The Aquatic Biomonitor (AB) is a device that analyzes the changes in behavior of bluegill fish to detect toxins in water. It can be used to monitor water quality at the source (such as a reservoir) or after treatment (such as treated wastewater outflow).
The device is useful for utilities such as water treatment plants and wastewater treatment facilities, and serves to protect both the people who drink the water as well as the environment.
Although source water is tested and treated before it is passed along to citizens for consumption, it is only periodically tested for certain toxins based on Environmental Protection Agency protocol. Toxins could be present but not detected. Similarly, although wastewater must meet certain quality standards before it is released, levels of toxins are not constantly monitored. The AB technology allows highly sensitive continuous detection of toxins and remotely notifies authorities if there is any change in fish behavior that could indicate contamination. The device is calibrated to limit false alarms and is amazingly accurate.
The device is calibrated to limit false alarms and is amazingly accurate.
David Trader, a research scientist and technology transfer specialist at the U.S. Army Center for Environmental Health Research (USACEHR), worked with Blake Sajonia, a technology transfer licensing officer from USACEHR’s parent lab, Medical Research and Materiel Command (MRMC), to salvage a stalled original transfer of this technology and establish a new licensee, Blue Sources, LLC. The tech transfer process was complicated by the fact that the original licensee had developed technical drawings, material lists, and critical software source code that was not part of the original patent relinquished to the Army. Trader and Sajonia were able to acquire the source code and other materials through a strategically designed in-license with Honeywell, which owned the rights to the materials needed. They then established a license agreement with Terry Collins and Dave Barr from Blue Sources that provided everything necessary to resurrect the technology.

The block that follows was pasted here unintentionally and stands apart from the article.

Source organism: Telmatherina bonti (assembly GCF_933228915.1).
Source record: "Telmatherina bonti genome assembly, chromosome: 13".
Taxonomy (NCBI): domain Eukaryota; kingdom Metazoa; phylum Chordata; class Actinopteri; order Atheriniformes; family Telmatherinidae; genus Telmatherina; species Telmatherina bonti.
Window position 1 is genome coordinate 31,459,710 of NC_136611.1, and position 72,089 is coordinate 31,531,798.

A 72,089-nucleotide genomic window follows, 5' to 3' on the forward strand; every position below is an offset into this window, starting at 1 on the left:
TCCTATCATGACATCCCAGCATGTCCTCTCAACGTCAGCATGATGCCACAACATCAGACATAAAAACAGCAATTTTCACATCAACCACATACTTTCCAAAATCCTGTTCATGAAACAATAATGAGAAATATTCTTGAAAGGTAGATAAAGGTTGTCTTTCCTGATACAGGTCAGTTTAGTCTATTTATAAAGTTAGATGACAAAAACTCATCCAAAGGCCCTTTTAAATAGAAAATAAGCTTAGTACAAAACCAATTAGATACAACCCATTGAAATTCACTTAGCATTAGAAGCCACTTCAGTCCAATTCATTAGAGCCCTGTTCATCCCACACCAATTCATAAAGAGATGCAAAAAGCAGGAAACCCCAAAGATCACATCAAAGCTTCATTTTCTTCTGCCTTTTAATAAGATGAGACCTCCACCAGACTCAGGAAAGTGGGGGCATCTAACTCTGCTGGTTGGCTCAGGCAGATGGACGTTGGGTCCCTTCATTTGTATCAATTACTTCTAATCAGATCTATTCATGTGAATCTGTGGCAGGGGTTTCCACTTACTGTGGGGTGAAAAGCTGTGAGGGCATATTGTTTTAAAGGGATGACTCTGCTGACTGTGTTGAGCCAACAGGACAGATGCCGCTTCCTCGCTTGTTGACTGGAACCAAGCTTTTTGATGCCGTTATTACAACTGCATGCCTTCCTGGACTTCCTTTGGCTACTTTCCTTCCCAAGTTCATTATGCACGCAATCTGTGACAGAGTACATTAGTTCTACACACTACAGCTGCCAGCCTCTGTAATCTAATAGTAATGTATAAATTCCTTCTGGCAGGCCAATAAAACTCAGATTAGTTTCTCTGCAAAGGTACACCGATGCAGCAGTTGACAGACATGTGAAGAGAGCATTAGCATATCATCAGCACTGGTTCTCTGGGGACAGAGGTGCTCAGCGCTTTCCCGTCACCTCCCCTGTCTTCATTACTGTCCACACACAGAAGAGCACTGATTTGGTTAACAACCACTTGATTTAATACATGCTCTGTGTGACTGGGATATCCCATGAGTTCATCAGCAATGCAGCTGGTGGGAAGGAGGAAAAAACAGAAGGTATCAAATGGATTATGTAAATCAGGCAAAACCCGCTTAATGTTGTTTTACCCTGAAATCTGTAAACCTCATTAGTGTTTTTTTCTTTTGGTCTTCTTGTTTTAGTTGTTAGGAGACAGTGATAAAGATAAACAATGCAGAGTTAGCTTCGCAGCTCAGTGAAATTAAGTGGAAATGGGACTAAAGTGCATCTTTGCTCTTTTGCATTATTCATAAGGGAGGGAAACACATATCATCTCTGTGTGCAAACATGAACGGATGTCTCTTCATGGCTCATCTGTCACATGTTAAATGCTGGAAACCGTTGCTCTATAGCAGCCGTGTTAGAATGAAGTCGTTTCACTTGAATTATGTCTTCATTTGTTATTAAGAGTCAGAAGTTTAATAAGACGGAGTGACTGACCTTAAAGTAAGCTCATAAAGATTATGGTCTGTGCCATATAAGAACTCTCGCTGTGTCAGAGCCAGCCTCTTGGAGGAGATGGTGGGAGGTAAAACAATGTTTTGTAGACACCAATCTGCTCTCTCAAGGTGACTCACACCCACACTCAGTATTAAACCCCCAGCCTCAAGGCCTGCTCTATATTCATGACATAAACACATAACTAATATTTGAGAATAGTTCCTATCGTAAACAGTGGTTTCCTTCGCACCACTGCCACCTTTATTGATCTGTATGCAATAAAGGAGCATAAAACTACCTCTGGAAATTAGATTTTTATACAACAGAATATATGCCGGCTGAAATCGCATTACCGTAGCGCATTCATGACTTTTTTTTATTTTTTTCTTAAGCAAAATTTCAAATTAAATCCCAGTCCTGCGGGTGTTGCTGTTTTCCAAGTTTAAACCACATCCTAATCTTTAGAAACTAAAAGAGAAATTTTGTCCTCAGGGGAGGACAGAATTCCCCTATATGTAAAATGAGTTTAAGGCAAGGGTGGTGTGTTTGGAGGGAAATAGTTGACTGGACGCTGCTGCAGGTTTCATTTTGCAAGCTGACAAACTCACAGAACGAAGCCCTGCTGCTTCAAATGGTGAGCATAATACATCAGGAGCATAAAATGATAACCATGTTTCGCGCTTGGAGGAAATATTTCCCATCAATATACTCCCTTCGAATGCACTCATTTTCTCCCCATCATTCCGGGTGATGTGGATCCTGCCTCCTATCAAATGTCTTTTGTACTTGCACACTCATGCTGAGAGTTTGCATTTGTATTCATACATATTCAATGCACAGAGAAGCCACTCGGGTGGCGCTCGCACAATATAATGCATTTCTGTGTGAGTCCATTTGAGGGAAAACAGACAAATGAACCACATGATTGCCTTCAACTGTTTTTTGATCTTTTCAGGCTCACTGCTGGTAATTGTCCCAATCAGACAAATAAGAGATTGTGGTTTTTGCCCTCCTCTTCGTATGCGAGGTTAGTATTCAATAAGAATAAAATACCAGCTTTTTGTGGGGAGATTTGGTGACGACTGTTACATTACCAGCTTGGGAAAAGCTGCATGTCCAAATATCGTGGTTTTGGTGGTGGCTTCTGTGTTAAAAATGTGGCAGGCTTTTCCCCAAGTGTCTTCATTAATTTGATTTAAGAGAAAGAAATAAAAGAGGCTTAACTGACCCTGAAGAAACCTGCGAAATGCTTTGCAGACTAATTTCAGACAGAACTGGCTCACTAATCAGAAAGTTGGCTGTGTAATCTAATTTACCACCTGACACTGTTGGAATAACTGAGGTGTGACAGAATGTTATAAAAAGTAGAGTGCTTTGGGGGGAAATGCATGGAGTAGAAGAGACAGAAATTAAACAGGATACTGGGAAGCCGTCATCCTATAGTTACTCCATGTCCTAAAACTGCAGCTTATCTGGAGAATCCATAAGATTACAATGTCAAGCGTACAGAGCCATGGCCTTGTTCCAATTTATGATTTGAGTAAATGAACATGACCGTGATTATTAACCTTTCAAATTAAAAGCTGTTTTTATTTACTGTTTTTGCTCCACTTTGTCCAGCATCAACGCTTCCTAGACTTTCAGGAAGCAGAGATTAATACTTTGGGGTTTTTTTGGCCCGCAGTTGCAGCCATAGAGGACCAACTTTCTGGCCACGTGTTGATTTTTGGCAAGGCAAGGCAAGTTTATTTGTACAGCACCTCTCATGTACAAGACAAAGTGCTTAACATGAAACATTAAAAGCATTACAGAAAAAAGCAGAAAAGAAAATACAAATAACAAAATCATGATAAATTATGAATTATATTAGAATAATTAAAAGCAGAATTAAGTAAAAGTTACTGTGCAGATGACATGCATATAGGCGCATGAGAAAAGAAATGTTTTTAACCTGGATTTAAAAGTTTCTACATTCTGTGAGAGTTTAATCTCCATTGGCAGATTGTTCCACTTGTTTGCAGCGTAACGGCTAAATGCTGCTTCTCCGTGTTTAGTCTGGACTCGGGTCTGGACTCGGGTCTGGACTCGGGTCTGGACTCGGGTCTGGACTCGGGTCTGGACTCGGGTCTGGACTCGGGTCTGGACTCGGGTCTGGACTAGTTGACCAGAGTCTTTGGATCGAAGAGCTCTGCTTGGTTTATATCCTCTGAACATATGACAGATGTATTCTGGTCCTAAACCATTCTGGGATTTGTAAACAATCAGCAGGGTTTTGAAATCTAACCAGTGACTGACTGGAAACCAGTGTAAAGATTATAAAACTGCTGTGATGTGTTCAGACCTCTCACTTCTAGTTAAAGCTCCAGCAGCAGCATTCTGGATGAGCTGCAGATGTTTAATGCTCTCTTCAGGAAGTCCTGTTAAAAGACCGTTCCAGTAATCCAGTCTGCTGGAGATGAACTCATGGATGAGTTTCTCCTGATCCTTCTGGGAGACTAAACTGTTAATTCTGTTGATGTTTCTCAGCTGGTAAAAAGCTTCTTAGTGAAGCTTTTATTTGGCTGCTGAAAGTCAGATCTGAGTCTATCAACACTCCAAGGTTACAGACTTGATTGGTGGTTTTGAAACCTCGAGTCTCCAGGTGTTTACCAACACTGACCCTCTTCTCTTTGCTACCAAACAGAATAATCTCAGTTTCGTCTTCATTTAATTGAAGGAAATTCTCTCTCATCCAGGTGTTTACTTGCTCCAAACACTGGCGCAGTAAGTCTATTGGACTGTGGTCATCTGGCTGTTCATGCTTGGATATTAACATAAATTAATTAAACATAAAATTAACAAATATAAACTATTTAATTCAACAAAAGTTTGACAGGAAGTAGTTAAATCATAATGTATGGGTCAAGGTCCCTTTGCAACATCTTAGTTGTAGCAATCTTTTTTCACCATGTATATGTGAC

From that license grew a Cooperative Research and Development Agreement between Blue Sources and USACEHR for ongoing technical support and funding support from Maryland TEDCO.
This technology transfer is unique in that it gave second life to a previously defunct technology transfer. It also represents an innovative use of in-licensing for both USACEHR and MRMC. The in-license was executed masterfully so the needs of both USACEHR and Honeywell were met, and Blue Sources was also able to begin its work seamlessly despite what could have been a major bump in the tech transfer process. The AB technology quietly protects hundreds of thousands of people from potential toxins in their drinking water and protects the environment from toxic harm in areas where it is installed.
Contact: David Trader, (301) 619-7626, [email protected]
Click on any images below to view larger versions and photo captions.